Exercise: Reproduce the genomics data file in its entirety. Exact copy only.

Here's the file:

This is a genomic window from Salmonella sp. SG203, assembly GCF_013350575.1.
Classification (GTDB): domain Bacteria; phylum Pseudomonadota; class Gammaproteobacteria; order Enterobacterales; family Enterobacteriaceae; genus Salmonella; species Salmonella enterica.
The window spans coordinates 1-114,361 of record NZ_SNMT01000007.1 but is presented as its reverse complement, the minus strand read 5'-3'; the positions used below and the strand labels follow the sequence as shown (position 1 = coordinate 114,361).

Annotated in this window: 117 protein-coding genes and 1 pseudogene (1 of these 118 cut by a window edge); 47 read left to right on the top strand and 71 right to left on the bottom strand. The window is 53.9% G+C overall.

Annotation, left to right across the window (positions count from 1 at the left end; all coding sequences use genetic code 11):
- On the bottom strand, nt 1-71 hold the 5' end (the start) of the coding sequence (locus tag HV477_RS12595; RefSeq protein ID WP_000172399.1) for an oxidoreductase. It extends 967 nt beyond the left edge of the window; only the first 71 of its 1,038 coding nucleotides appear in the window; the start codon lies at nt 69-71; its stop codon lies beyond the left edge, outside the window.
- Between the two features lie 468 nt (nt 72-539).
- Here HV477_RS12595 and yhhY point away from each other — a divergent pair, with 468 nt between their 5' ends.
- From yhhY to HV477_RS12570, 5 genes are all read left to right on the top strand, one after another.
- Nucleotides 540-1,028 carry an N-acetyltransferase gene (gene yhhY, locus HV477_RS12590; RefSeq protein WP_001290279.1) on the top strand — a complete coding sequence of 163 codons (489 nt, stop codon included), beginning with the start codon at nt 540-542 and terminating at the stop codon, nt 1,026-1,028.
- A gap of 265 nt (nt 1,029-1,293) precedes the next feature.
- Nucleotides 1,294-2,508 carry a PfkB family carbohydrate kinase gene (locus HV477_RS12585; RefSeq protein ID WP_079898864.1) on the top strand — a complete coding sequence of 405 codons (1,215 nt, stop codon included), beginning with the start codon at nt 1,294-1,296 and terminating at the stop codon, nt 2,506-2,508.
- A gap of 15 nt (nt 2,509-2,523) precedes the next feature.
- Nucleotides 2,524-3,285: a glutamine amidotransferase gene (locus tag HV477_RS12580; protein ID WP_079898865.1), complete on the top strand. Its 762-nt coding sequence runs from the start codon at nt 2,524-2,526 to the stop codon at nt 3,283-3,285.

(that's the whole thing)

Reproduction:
This is a genomic window from Salmonella sp. SG203, assembly GCF_013350575.1.
Classification (GTDB): domain Bacteria; phylum Pseudomonadota; class Gammaproteobacteria; order Enterobacterales; family Enterobacteriaceae; genus Salmonella; species Salmonella enterica.
The window spans coordinates 1-114,361 of record NZ_SNMT01000007.1 but is presented as its reverse complement, the minus strand read 5'-3'; the positions used below and the strand labels follow the sequence as shown (position 1 = coordinate 114,361).

Annotated in this window: 117 protein-coding genes and 1 pseudogene (1 of these 118 cut by a window edge); 47 read left to right on the top strand and 71 right to left on the bottom strand. The window is 53.9% G+C overall.

Annotation, left to right across the window (positions count from 1 at the left end; all coding sequences use genetic code 11):
- On the bottom strand, nt 1-71 hold the 5' end (the start) of the coding sequence (locus tag HV477_RS12595; RefSeq protein ID WP_000172399.1) for an oxidoreductase. It extends 967 nt beyond the left edge of the window; only the first 71 of its 1,038 coding nucleotides appear in the window; the start codon lies at nt 69-71; its stop codon lies beyond the left edge, outside the window.
- Between the two features lie 468 nt (nt 72-539).
- Here HV477_RS12595 and yhhY point away from each other — a divergent pair, with 468 nt between their 5' ends.
- From yhhY to HV477_RS12570, 5 genes are all read left to right on the top strand, one after another.
- Nucleotides 540-1,028 carry an N-acetyltransferase gene (gene yhhY, locus HV477_RS12590; RefSeq protein WP_001290279.1) on the top strand — a complete coding sequence of 163 codons (489 nt, stop codon included), beginning with the start codon at nt 540-542 and terminating at the stop codon, nt 1,026-1,028.
- A gap of 265 nt (nt 1,029-1,293) precedes the next feature.
- Nucleotides 1,294-2,508 carry a PfkB family carbohydrate kinase gene (locus HV477_RS12585; RefSeq protein ID WP_079898864.1) on the top strand — a complete coding sequence of 405 codons (1,215 nt, stop codon included), beginning with the start codon at nt 1,294-1,296 and terminating at the stop codon, nt 2,506-2,508.
- A gap of 15 nt (nt 2,509-2,523) precedes the next feature.
- Nucleotides 2,524-3,285: a glutamine amidotransferase gene (locus tag HV477_RS12580; protein ID WP_079898865.1), complete on the top strand. Its 762-nt coding sequence runs from the start codon at nt 2,524-2,526 to the stop codon at nt 3,283-3,285.